As a writer I do of course know the power of stories, to explore and share aspects of human experience in an empathetic way. After all, who can understand all the statistics of hospitalisations and deaths, without hearing about some of the actual people involved. However, like any other power, there is the potential for misuse. Charity efforts are of course laudable, but the fact remains that decisions taken and votes cast in 2019, resulted in frantic preparations for a no deal Brexit, which by diverting money and time, damaged the capacity of the UK to respond to an unexpected emergency. Stories of charitable success ultimately serve to distract from bad choices involving underfunding, and excessive and unwise flag waving during 2019.

As a writer I say – beware the story, which like any other medicine can have side effects.

Death Comes For The Archbishop – Humane Reading For Polarised Times

Death Comes For The Archbishop, published in 1927, is a kind of Western, describing life on the American frontier in the later 1800s. The heroes in this book are not a couple of cowboys, but a Catholic bishop and a priest who are attempting to establish a diocese in New Mexico, recently ceded to the United States by the Mexican Republic.

In a normal Western, the frontier is a lawless wilderness, where outlaw gangs roam, and sheriffs attempt to impose rough justice. In Death Comes For The Archbishop, two missionaries – a couple of religious sheriffs – arrive at a frontier, which is not nearly as new and wild as it seems. There are native peoples here with ancient settlements and indigenous religious traditions much older than the Catholic Church itself. In some ways the Church is a new influence imposed on an ancient land.

The new sheriffs approach their mission in different ways. The priest, Father Vaillant is straight forward in his attempts to spread the word. His friend, Bishop Latour, is more complex and thoughtful. He values the presence in New Mexico of traditions much older than the one he represents, and has a general sympathy with many views that might seem different to his own. For some of his followers, “there was one Church, and the rest of the world was infidel”. But for Father Latour, the most senior Church official in the territory, things are not like that. As just one example, he takes an interest in the wooden saint figures displayed in many local houses, and notes never seeing two alike. Some of his flock “will not accept two ideas at once”, whilst their wooden religious images indicate as many different ideas as there are individuals to hold them. This is the sort of fundamental contradiction that Latour appreciates, allowing him to gain the friendship and respect of all kinds of people.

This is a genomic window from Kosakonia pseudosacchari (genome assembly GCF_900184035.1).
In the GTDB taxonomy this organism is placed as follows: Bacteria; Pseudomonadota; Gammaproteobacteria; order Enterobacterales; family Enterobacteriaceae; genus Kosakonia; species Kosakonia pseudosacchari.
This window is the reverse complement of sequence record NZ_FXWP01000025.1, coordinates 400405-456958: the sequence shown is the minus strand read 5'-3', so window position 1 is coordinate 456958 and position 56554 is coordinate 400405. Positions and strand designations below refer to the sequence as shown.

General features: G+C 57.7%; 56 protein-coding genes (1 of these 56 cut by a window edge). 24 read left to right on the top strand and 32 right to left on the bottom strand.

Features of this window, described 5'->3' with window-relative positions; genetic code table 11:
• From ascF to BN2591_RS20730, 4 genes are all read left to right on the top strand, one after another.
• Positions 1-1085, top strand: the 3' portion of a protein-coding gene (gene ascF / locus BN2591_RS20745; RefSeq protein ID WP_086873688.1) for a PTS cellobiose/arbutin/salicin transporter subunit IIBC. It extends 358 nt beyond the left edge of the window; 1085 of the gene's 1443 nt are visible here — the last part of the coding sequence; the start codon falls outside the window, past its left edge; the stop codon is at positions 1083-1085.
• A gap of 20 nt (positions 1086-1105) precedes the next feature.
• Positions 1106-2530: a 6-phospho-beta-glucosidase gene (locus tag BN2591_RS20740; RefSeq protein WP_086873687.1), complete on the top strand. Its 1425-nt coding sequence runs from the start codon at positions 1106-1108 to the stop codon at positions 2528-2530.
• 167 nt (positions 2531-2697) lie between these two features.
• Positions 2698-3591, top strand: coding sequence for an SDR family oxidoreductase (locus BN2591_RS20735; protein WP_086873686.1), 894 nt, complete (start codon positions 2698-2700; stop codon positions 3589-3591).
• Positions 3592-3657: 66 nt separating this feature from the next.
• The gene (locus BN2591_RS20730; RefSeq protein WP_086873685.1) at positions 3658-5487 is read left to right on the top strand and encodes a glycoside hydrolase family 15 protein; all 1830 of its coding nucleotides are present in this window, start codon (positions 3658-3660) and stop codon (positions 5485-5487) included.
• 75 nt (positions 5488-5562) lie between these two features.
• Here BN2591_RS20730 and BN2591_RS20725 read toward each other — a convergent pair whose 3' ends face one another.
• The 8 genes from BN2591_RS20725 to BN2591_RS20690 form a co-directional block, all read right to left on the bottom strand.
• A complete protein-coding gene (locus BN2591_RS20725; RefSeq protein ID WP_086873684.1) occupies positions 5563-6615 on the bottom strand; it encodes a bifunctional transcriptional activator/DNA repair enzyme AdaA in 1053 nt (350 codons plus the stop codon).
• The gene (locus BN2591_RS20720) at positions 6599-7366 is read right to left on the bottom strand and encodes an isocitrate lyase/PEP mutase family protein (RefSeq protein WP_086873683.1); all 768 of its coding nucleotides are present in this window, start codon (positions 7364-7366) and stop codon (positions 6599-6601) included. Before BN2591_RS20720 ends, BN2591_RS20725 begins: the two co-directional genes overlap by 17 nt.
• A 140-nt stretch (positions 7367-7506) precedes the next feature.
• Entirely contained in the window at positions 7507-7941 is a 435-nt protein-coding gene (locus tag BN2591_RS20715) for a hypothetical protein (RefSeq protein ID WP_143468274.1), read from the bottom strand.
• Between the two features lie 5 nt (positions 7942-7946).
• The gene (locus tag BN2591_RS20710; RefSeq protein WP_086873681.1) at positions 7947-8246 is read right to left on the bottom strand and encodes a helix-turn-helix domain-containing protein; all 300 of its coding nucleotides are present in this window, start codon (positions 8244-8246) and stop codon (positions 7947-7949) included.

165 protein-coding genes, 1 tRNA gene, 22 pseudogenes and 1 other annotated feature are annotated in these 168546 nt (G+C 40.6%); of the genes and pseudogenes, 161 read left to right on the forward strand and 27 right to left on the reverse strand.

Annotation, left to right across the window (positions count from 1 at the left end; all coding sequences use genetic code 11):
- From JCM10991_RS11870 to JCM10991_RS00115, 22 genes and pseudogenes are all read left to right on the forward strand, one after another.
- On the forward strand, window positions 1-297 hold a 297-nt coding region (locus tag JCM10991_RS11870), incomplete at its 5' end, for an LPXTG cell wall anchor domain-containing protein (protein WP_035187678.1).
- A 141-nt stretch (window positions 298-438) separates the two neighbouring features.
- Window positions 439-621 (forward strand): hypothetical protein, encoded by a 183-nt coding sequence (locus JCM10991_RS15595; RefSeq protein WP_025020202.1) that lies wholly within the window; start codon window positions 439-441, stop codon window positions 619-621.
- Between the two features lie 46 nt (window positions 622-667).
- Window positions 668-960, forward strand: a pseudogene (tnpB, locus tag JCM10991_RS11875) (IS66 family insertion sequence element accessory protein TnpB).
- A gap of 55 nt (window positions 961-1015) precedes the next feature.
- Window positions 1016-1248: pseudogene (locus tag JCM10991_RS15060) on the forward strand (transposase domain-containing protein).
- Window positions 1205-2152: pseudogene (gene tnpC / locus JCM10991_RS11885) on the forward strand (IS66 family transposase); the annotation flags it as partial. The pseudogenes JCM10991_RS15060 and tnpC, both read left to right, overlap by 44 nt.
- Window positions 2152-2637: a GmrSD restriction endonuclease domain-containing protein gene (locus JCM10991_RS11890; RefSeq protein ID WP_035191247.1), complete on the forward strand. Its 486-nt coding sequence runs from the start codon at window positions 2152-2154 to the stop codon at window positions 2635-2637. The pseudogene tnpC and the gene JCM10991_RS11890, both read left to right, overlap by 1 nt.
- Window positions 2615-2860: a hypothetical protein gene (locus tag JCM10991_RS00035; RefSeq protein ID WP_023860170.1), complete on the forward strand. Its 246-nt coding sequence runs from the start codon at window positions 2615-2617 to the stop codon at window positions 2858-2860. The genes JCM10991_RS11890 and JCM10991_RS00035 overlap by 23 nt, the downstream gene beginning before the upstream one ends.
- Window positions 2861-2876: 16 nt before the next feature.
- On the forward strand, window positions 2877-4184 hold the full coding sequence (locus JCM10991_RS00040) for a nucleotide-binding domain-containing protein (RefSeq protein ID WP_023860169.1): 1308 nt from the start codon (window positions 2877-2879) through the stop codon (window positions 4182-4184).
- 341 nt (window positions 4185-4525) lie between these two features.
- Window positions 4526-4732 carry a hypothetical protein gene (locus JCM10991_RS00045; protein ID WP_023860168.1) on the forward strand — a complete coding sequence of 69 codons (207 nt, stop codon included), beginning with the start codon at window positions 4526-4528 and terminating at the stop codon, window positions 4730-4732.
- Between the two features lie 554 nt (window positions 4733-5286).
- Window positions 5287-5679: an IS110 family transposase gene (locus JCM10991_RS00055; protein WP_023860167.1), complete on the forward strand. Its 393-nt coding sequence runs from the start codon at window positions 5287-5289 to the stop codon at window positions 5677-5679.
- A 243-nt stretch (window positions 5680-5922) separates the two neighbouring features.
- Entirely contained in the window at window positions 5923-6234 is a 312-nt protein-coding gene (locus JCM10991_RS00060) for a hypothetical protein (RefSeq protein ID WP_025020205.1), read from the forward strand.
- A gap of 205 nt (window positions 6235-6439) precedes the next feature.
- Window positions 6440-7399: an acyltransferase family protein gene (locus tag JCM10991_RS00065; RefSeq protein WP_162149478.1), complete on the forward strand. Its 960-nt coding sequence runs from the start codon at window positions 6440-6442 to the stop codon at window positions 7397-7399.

Given the book’s title, I don’t think it’s giving too much away to say that the bishop dies in the end. But when he does so, he is remembered as a good man rather than a good Church leader. He is open, tolerant, wam and thoughtful. His priest friend, Father Vaillant, so much more straightforward in furthering the interests of Catholicism, is by no means depicted as an unsympathetic character, but it is Latour who becomes the archbishop, the leader of the Church. He becomes leader not by setting his organisation’s interests above all else, but by seeing those interests in the context of the wider world.

This is a humane book, from which we could learn much in our polarised times.